1. I've always enjoyed watching how a person can adapt, and even sometimes evolve, belief to fit the not just certain time frames in life, but even moment to moment. The give and take between believer and belief system has always fascinated me because many times it seems the believer is unaware of the relationship that is actually occurring. Especially so when confronted with situations or reasoning that directly confronts and contradicts said belief relationship. Much like poor Beni Gabor (The Mummy, 1999), one starts flipping through all the angles of belief in order to find a ledge to maintain standing on. To teeter wildly on the edge of rational thought and desperately avoid it has always been something I could sympathize with. How many times have we had to look in the mirror, and finally we admitted we are tired and committed to an important change? This constant flipping about belief rules to fit situations isn't an uncommon problem in many religiously oriented life styles. A wife promises to keep her spending under control so as to not run up the credit bills too high, but turns around five minutes later to pledge $85 a month on that same credit card to Joel Osteen ministries. It's for God, so she isn't breaking her promise. Pope Francis condemns gender pay inequality, but I'll be damned if they are willing to ordain women anytime soon despite how flimsy the basis of doctrine is to support the church's patriarchal employment structure (Jesus only chose male apostles, so there's your proof?) If one does not follow the same structured belief rules as another, each one dismisses the other's belief as misguided instead of understanding why they ended up serving the same deity differently. A child is sick and dies despite the prayers and pleading by the parents for the child to be healed by their god. Instead of accepting that the illness took the child, the parents reason that their god had a plan in their lives for allowing their child to die so young, instead of accepting it was a disease that decided the entire event that was unpreventable and out of their control. Many believe the End Times are here, are saving food and ammunition, yet aren't they supposed to go in the Rapture and not have to need any of these things anyway? When you bring up this example, things get very defensive don't they? That's the fear, the feeling of vulnerability, and nervousness of having to reevaluate one's pool of answers. The examples can go on forever, but this type of thinking doesn't have to. Let's start with one of the first exercises in dealing with cognitive dissonance: A Question Is Not A Judgement. Have you ever been in conversation with someone and you tell them some fantastic epiphany you had about becoming rich, doing good for humanity, and maybe you could die with an awesome legacy? And then that person points out how your method of becoming rich might actually not be good for humanity and suddenly you go blank, feel super awkward, and then scan your memory banks for a more solid position that supports your plan. Hello being defensive, goodbye having a conversation. Anytime we are confronted with errors in our reasoning, we instinctively hold onto our original reasoning. We can't help it. Our brains need time to rewire our understanding and application of logic when we get new information or realize we have an error in our data set. This is a common issue many atheists run into when trying to get family members to understand that because we don't believe in a god doesn't mean we automatically believe in the devil. After all, why believe in the devil if we don't even believe in a god? But this logical concept is actually difficult to understand for many religious family members because they are programmed with an "either or" scenario when it comes to belief and practicing it. Either you go to church or you aren't a true believer. Either you believe in the holy spirit or you aren't a true believer. Either you are pro-life or you support murder, which is a sin. It's always extremes, which is the mode of thinking you have to get out of. To combat this, one has to remember a question is not a judgement. It's just a question. A question helps one explore concepts, avenues, solutions, application, and understanding of held belief. You can't call it a question if you are looking to only reinforce your own side of the argument either. This is an exploration into thought process, so it is an experience of mutual understanding for both parties. You have to be patient when doing this because unease will undoubtedly strike. I've often hear phrases like,"I don't like this line of conversation" or "You can't change my mind", and my favorite "I'm not going to let you misconstrue what I say and attack me with my own words". All of these are defensive positions, are the red flags you need to be aware of so you don't allow the tension to escalate enough to allow for a complete avoidance of the subject. There is another part to questioning though, and it's a tough one sometimes. This is difficult enough to do with just one's own cognitive processes, but trying to help someone else to do the same? Do not count on knocking it out in one conversation, or even ten. I've found demonstrated consistency and interaction is the only way you can start to break down some of the resolute self-denial that just won't budge when trying to convince Aunt Mary that you really are happy with your life without jeebus. Again, it's not about being right, it's about understanding, which leads to discussion and tolerance, which can sometimes lead to even greater things in helping someone grow into a more rational mind set when trying to understand the world we live in. The old saying about more than one right way to skin a cat? Very true, and opening your mind to the methods available are important. Having an open mind is about learning and education, not argument and debate. "You're trying to change who I am!" I think this is probably the most important piece to cognitive dissonance's grip on the way a person approaches life. Pretty much says it all in that picture above doesn't it? Identity is hands down the biggest part of confronting and changing one's patterns of logic. Mostly because when you start questioning small things, they add up, and the next thing you know your entire identity is on the dissection table. How much of it was your own to begin with? Who am I? Who was I? Who will I be? And more importantly, will my community still accept me or am I willing to lose some of them? This loss of identity is probably the most scary thing to face because when you grow up and have so much of your world manufactured and programmed by others around you when you are young, you have to begin an entirely new journey of self discovery, and not all of those programmers are going to want to be in your life in anymore, or they are going to want to get you back on the right track. You feel like you are an aberration in the land of Camazotz. Even worse, you will find a lot of self-doubt rumbling up to the surface, and this is true for many who do take the plunge into exploring fact and fiction, and what is reasonably acceptable in life. Cultural programming and human nature contribute to this most primal of defensive mechanisms. No matter how much stark facts are thrown at us, we will grip even tighter to the error ridden logic that has helped us get through life. It turns out that the best way to help people get past cultural barriers, ideological barriers, and even class barriers are the kind of tactics I absolutely hate to use: emotional appeal. Fear is the word to know, but do not always say it out loud. Yes, that's right. Showing the stark numbers of dogs abused every year in black and white will yield little change of heart in donations. You bring out a woman singing "In The Arms Of The Angels" while showing slides of mangled, dirty dogs that are in shelter cages? The compassion starts to flow and the urge to take action is nearly impossible to ignore. This is why churches and families have such a solid control on the thought processes of young children and adults in the world, usually reinforced with fear and shame. Fear being the more popular so long as it leads towards a pre constructed solution. You can't just set someone's mental world on fire and expect any productive results without a clear cut path of action you want them to take in order to avoid the fire. Keep it simple, and to the point. Don't want to go to hell and be tortured and burned and cut into pieces everyday and reassembled over and over again? Don't kill people! Bad situation + easy rule to avoid bad situation = Controlled line of thought. Yeah, you have to really work on the convincing part of the bad stuff actually being real, and that is where shame comes in. Point out all the flaw and beat down someone's self-worth is usually a good start. Or, just start filling their heads with these frightening concepts before they are even mature enough to know better. And all of this is what you are up against when dealing with someone who lives in a world of conflicting ideas. You can't make the change happen overnight, and honestly, it's an ongoing process for everyone no matter how freed one might think s/he actually are. Patience is not a virtue. It's a life hack. The only final thing I have learned is that patience is the best tool in my shed when dealing with folks that are making my life a living hell because they do not agree with my lifestyle, listen to bullshit lies passed around by an ex-husband, or think my direct nature is a personal issue with them and not just me being a socially awkward gadderblast, and act upon those preconceived notions. Years ago I'd read a few memoirs by Benjamin Franklin, and one quote in particular stuck out in my mind: It's called the Ben Franklin effect, and I have to say, it does wonders with those you have tense relationships with. It can help you get the conversation started, but you have to be patient, and essentially kill them with kindness. That's all I've got this week! Got any additional tips for dealing with compartmentalized religious people? Share in the comments below! I will be discussing this on next week's podcast.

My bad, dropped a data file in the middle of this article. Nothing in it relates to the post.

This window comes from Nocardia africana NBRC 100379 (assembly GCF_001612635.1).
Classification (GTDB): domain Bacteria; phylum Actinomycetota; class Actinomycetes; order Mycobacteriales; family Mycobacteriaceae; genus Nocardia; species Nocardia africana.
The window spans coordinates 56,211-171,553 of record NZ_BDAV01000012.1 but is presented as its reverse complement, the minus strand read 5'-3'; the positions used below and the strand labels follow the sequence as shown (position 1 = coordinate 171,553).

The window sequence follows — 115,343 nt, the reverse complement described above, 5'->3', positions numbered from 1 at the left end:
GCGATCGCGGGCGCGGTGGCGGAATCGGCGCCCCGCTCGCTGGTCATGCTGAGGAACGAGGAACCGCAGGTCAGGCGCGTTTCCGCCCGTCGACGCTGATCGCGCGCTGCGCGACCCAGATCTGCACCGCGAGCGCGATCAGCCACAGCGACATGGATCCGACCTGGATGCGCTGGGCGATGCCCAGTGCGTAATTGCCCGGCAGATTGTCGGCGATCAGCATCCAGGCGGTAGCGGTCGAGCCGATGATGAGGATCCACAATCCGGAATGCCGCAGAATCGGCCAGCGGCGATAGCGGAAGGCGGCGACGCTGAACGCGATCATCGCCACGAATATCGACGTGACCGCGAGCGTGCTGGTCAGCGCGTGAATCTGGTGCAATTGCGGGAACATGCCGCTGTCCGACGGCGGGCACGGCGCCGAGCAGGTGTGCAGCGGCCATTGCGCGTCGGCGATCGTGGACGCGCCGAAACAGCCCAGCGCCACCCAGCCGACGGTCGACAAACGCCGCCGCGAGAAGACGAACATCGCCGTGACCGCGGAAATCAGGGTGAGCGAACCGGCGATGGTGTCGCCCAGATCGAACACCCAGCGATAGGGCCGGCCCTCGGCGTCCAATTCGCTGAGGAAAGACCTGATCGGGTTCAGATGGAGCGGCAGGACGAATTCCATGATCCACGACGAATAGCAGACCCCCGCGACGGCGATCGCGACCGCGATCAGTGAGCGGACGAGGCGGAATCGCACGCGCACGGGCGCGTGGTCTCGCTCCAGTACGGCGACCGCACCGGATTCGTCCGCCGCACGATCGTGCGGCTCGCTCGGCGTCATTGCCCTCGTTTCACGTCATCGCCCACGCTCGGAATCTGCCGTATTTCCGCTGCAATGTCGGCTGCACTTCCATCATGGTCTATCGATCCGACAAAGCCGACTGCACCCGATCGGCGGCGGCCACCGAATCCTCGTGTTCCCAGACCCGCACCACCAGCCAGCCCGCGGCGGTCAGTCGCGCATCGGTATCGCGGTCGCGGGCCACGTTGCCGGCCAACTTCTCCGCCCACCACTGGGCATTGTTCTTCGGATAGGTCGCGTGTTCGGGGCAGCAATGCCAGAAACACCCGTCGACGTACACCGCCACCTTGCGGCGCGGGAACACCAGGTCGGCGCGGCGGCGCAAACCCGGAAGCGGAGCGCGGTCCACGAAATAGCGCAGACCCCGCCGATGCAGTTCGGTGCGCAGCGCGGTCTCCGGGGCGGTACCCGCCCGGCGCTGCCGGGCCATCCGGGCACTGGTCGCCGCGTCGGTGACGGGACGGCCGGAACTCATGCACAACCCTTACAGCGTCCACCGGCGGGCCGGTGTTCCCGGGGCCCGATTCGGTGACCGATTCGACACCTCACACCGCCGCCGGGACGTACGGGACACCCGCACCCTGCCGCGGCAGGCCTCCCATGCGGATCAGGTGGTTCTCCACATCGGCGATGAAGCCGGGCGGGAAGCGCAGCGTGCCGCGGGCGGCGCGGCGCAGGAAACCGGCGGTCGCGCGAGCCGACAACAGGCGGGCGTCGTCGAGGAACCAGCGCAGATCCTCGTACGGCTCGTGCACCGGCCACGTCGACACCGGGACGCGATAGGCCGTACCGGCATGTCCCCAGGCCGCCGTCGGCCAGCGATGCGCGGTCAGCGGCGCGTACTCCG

2. Is anyone having errors when trying to submit blogs? I keep getting required content notice, but it's all there???? Gahhh